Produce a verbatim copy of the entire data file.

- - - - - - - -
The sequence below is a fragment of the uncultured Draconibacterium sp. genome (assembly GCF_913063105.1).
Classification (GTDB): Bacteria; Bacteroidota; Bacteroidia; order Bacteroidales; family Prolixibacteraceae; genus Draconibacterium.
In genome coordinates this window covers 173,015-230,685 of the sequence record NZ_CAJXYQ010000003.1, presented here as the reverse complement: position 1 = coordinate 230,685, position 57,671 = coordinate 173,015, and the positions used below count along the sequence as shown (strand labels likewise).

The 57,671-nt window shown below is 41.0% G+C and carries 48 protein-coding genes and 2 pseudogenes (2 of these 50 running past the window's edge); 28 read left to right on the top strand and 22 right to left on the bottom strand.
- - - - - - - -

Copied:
The sequence below is a fragment of the uncultured Draconibacterium sp. genome (assembly GCF_913063105.1).
Classification (GTDB): Bacteria; Bacteroidota; Bacteroidia; order Bacteroidales; family Prolixibacteraceae; genus Draconibacterium.
In genome coordinates this window covers 173,015-230,685 of the sequence record NZ_CAJXYQ010000003.1, presented here as the reverse complement: position 1 = coordinate 230,685, position 57,671 = coordinate 173,015, and the positions used below count along the sequence as shown (strand labels likewise).

The 57,671-nt window shown below is 41.0% G+C and carries 48 protein-coding genes and 2 pseudogenes (2 of these 50 running past the window's edge); 28 read left to right on the top strand and 22 right to left on the bottom strand.